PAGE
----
The gift of silverware has longstanding associations with wealth and nobility throughout Europe. Indeed, the old maxim, ‘Born with a silver spoon in their mouth’, bears witness to that widespread middleclass tradition of gifting silver to those about to receive the first sacrament of Baptism.
As a result, it isn’t uncommon for such giftware to appear at auction, often complete with fitted case and some form of date or dedication inscription. These objects can be rich and varied, and range from humble porringers to the mighty trophy cup.
Within our upcoming specialist Silver Auction (16 July) we will be offering not one, but four examples of such Christening ware. Indeed, these four lots themselves highlight the breadth of silver that has been gifted throughout history, and, whilst the elaborate detail of the cased flatware set in Lot 411 should be viewed as typical of the Victorian period, the sleek angular form of the beaker in Lot 437 is quintessentially Art Deco.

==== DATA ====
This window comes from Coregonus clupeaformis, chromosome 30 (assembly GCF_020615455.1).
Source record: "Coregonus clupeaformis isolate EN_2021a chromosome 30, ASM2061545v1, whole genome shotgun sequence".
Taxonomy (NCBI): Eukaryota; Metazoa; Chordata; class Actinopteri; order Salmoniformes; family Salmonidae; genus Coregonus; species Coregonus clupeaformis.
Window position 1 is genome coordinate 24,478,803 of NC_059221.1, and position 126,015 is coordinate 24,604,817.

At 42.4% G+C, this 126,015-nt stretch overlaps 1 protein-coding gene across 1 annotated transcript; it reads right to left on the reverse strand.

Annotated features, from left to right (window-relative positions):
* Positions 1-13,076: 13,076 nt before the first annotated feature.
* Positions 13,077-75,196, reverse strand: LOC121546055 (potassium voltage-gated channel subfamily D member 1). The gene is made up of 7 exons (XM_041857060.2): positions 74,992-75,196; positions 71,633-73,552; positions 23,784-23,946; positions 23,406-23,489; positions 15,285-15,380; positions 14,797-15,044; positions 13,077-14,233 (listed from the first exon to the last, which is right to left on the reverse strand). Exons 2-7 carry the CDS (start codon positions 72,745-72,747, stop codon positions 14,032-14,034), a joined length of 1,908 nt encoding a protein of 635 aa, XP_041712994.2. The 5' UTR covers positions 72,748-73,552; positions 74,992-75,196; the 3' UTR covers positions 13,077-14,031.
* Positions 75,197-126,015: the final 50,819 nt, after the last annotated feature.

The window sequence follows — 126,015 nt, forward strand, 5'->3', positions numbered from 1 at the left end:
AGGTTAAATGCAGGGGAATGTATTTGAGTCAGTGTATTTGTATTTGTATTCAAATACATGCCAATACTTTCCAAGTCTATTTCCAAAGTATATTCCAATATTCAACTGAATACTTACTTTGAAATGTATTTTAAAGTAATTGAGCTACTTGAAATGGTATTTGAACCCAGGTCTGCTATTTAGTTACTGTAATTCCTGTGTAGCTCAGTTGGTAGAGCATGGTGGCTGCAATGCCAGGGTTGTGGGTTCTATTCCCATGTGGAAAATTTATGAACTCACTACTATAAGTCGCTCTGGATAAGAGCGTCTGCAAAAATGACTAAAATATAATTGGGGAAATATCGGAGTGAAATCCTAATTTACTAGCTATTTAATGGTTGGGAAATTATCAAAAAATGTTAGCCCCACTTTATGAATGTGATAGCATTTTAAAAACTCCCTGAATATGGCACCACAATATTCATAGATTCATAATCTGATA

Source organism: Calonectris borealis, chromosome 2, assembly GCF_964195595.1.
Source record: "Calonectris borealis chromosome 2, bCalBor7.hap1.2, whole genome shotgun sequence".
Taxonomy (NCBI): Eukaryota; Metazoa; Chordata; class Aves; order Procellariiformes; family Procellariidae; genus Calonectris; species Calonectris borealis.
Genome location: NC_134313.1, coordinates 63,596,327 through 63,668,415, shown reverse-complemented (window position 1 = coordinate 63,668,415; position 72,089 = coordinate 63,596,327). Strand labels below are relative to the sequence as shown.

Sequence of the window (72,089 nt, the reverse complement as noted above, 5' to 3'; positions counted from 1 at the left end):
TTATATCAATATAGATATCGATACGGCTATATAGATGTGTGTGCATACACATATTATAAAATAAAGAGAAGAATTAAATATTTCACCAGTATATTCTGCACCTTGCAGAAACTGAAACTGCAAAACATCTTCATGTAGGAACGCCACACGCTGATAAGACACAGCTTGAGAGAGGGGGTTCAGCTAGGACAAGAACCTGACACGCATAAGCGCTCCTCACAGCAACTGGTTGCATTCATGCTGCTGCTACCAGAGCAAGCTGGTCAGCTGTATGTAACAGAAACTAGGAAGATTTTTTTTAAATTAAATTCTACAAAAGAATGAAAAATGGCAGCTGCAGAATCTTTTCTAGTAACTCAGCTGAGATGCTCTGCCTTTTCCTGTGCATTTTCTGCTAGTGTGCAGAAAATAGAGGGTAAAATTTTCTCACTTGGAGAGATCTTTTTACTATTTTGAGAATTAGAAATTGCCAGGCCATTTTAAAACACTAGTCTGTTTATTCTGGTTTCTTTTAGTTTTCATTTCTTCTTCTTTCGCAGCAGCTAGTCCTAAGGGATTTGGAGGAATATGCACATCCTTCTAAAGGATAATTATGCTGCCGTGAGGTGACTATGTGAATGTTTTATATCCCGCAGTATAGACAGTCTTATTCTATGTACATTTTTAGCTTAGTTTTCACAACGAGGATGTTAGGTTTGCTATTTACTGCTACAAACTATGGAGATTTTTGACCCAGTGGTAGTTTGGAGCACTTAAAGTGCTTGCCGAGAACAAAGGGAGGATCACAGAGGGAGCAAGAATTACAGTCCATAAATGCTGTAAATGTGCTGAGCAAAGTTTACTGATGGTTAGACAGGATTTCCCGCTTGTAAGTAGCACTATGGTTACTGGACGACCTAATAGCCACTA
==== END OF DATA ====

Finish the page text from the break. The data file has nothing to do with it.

Perhaps the stand out piece of the sale however, is Lot 412. Indeed, it is hard not to feel the immediacy of this gilded silver beaker as its glistening patina instantly catches our eye. The devil is certainly in the detail though, and it is only upon closer inspection that we begin to realise more about this curious looking object.
To begin with, the maker’s mark notes one Eduard Foehr of Stuttgart, an esteemed German silversmith and court jeweller to the King of Wurttemberg. As our eyes move towards the presentation inscription the prestige of this item only grows, with this stating; ‘Alfred Davis Welch, from his godfather HRH the Duke of Edinburgh’. Therefore, not only are we greeted with an exemplary product of continental silversmithing, but one that is fit for no less than a Duke; a most regal gift indeed!
With an attractive estimate of £100-200, this cased silver beaker is sure to be snapped up, so don’t miss out on your chance to own an exclusive object with royal provenance, only at McTear’s.
Do you have silver you would like to sell at auction? Perhaps a Georgian piece, or something from the Victorian era? For a free no-obligation auction valuation, pop into McTear’s Monday-Friday this week, or email email@example.com